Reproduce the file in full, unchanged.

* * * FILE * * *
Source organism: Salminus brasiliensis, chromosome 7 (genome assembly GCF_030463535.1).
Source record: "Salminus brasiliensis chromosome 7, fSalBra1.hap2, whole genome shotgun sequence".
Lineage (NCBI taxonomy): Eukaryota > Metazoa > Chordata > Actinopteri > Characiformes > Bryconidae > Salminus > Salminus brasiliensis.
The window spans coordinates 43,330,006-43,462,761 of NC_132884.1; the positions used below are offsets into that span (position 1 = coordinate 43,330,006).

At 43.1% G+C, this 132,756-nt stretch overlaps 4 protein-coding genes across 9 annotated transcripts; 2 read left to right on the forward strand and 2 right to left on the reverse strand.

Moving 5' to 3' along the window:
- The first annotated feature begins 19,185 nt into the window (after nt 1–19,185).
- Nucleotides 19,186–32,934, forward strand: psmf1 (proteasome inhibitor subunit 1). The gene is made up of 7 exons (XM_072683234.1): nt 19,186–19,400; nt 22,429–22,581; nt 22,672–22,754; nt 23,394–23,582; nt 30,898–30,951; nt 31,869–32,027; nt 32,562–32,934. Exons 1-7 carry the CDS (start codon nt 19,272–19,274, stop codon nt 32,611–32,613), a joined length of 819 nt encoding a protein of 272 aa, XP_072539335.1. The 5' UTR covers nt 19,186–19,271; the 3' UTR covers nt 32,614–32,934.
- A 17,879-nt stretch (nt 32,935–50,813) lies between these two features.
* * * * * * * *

Source organism: Salminus brasiliensis, chromosome 7 (genome assembly GCF_030463535.1).
Source record: "Salminus brasiliensis chromosome 7, fSalBra1.hap2, whole genome shotgun sequence".
Lineage (NCBI taxonomy): Eukaryota > Metazoa > Chordata > Actinopteri > Characiformes > Bryconidae > Salminus > Salminus brasiliensis.
The window spans coordinates 43,330,006-43,462,761 of NC_132884.1; the positions used below are offsets into that span (position 1 = coordinate 43,330,006).

At 43.1% G+C, this 132,756-nt stretch overlaps 4 protein-coding genes across 9 annotated transcripts; 2 read left to right on the forward strand and 2 right to left on the reverse strand.

Moving 5' to 3' along the window:
- The first annotated feature begins 19,185 nt into the window (after nt 1–19,185).
- Nucleotides 19,186–32,934, forward strand: psmf1 (proteasome inhibitor subunit 1). The gene is made up of 7 exons (XM_072683234.1): nt 19,186–19,400; nt 22,429–22,581; nt 22,672–22,754; nt 23,394–23,582; nt 30,898–30,951; nt 31,869–32,027; nt 32,562–32,934. Exons 1-7 carry the CDS (start codon nt 19,272–19,274, stop codon nt 32,611–32,613), a joined length of 819 nt encoding a protein of 272 aa, XP_072539335.1. The 5' UTR covers nt 19,186–19,271; the 3' UTR covers nt 32,614–32,934.
- A 17,879-nt stretch (nt 32,935–50,813) lies between these two features.